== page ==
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thevenin equivalent circuit

pls help me solve this question it’s confusing me

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    \$\begingroup\$ which part is confusing you? \$\endgroup\$
    – jsotola
    Dec 19 '20 at 7:42
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For finding the Thevenin equivalent resistance, you need to short circuit the independent voltage sources and open circuit the independent current sources. For finding the Thevenin voltage, find the open-circuit voltage Voc. A nodal analysis will get you there. You'd get Rth as 2 Ohm and VTh as 3 V In which part are you stuck in?

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  • \$\begingroup\$ thankyou so much \$\endgroup\$
    – Kaizer
    Dec 19 '20 at 8:14
  • \$\begingroup\$ how do you get 2 ohm for RTH i got 6 ohm.For VTH i got 3V \$\endgroup\$
    – Kaizer
    Dec 19 '20 at 9:02
  • \$\begingroup\$ 3 Ohm and 6 Ohm resistors are in parallel. The resulting combination is in series with 2 Ohm resistor. This resultant is again parallel with the 4 Ohm resistor. \$\endgroup\$
    – Kaswechiha
    Dec 19 '20 at 9:30
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I think that simple circuits like this should be simply solved by inspection. Let's note the node A in figure. enter image description here

Now, looking the right side of the circuit, from A down to (-) terminal, you can note a parallel of 6//(4+2) = 3 ohms. At this point, considering the left side too, we will have a very simple circuit with 9 V and two 3 ohms series resistance; therefore, the voltage on point A is 9/2 V. Knowing the voltage at node A, it's easy to calculate the voltage level Vo, considering the voltage divider : Vo = (9/2)* 4/(2+4) = 3 V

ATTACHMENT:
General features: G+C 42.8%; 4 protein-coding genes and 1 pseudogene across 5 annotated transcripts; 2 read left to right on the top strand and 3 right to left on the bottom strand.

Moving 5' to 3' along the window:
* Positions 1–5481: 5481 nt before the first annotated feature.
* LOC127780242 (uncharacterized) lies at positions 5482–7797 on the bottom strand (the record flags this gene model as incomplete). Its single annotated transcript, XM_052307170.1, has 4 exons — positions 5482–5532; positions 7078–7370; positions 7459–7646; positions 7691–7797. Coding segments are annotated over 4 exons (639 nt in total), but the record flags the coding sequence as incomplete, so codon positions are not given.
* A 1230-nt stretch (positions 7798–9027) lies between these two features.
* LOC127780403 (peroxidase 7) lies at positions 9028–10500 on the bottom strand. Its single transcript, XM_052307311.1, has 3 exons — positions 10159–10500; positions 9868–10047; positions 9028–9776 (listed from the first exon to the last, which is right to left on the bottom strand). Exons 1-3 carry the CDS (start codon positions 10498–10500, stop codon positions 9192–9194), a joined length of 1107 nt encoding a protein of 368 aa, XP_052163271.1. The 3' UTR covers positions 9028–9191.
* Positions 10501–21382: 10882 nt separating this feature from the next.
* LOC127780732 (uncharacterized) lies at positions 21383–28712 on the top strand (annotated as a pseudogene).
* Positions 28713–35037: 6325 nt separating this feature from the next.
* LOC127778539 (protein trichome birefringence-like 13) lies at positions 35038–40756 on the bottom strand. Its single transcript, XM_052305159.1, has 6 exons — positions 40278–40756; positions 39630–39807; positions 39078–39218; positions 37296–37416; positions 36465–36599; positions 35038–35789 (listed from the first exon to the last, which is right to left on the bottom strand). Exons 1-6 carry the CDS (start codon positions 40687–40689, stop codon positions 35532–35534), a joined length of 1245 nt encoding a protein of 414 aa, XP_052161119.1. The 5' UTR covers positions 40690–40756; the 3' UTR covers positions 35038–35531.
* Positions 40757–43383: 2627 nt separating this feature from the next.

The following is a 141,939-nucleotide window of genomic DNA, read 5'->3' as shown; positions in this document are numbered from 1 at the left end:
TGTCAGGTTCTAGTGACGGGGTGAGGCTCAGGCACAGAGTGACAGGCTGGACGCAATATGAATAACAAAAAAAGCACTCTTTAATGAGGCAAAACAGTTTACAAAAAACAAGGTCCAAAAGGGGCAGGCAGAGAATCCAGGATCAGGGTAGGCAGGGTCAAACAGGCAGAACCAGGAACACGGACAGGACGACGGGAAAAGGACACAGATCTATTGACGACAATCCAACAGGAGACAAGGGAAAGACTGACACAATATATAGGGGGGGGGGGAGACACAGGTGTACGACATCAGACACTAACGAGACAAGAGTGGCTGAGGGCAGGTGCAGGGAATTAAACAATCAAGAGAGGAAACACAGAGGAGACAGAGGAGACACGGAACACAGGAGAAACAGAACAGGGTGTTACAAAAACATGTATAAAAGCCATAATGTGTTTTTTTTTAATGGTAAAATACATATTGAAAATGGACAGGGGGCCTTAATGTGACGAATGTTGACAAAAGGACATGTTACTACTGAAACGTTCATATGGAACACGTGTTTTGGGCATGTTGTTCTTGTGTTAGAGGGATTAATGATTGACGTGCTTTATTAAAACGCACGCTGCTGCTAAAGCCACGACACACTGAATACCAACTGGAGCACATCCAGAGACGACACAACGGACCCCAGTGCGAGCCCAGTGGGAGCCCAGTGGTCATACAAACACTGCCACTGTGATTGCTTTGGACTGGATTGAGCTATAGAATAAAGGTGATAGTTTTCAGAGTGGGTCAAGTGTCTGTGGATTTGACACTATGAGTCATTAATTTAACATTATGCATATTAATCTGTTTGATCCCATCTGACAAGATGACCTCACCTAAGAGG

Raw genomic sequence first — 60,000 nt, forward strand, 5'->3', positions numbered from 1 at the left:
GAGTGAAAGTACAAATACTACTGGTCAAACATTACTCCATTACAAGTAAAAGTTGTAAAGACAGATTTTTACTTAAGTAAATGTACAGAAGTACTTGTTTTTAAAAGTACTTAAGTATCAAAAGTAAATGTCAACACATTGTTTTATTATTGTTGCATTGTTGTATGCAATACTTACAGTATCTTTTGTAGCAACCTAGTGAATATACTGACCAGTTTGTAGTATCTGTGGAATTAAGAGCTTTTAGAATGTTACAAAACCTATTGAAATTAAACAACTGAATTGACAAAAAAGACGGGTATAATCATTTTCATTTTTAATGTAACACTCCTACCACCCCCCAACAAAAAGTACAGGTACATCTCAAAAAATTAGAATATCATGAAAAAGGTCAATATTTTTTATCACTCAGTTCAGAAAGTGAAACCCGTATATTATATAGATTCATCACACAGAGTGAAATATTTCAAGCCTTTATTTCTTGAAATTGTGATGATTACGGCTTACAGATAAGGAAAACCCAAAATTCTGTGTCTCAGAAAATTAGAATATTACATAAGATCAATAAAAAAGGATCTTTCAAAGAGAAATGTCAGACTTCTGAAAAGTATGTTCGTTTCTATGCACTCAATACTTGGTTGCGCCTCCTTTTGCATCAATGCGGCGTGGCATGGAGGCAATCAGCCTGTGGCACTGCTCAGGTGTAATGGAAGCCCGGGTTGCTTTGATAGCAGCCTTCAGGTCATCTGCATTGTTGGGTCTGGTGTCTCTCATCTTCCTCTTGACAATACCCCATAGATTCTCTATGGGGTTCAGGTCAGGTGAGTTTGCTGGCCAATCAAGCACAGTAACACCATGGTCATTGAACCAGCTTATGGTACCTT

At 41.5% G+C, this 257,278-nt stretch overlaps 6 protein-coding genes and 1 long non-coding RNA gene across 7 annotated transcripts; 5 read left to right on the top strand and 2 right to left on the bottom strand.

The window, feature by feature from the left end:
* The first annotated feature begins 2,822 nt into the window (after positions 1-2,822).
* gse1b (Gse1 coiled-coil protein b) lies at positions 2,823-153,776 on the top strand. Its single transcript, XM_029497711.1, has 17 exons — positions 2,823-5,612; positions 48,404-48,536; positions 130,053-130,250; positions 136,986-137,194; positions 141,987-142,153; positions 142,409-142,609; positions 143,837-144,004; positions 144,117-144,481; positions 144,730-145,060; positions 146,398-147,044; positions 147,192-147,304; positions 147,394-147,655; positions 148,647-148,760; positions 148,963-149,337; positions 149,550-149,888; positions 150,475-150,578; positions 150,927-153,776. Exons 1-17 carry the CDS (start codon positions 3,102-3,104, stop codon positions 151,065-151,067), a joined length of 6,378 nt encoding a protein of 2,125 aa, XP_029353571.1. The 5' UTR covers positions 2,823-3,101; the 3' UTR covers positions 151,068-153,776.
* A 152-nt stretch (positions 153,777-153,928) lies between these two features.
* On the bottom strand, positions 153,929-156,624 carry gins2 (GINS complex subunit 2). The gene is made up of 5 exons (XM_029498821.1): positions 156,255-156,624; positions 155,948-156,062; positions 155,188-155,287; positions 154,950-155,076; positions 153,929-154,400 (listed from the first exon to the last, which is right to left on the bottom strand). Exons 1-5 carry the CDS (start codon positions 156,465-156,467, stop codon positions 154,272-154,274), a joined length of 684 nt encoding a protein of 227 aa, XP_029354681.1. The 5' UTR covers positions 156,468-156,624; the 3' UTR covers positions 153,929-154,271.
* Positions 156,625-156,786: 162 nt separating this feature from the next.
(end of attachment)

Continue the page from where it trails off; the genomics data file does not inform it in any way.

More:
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First, I will present a method that uses Mathematica to solve this problem. When I was studying this stuff I used the method all the time (without using Mathematica of course).

Well, we are trying to analyze the following circuit:

schematic

simulate this circuit – Schematic created using CircuitLab

When we use and apply KCL, we can write the following set of equations:

$$ \begin{cases} \text{I}_1=\text{I}_2+\text{I}_3\\ \\ \text{I}_3=\text{I}_4+\text{I}_5\\ \\ \text{I}_6=\text{I}_4+\text{I}_5\\ \\ \text{I}_1=\text{I}_2+\text{I}_6 \end{cases}\tag1 $$

When we use and apply Ohm's law, we can write the following set of equations:

$$ \begin{cases} \text{I}_1=\frac{\text{V}_\text{i}-\text{V}_1}{\text{R}_1}\\ \\ \text{I}_2=\frac{\text{V}_1}{\text{R}_2}\\ \\ \text{I}_3=\frac{\text{V}_1-\text{V}_2}{\text{R}_3}\\ \\ \text{I}_4=\frac{\text{V}_2}{\text{R}_4}\\ \\ \text{I}_5=\frac{\text{V}_2}{\text{R}_5} \end{cases}\tag2 $$

Now, we can set up a Mathematica-code to solve for all the voltages and currents:

In[1]:=Clear["Global`*"];
FullSimplify[
 Solve[{I1 == I2 + I3, I3 == I4 + I5, I6 == I4 + I5, I1 == I2 + I6, 
   I1 == (Vi - V1)/R1, I2 == V1/R2, I3 == (V1 - V2)/R3, I4 == V2/R4, 
   I5 == V2/R5}, {I1, I2, I3, I4, I5, I6, V1, V2}]]

Out[1]={{I1 -> (((R2 + R3) R4 + (R2 + R3 + R4) R5) Vi)/(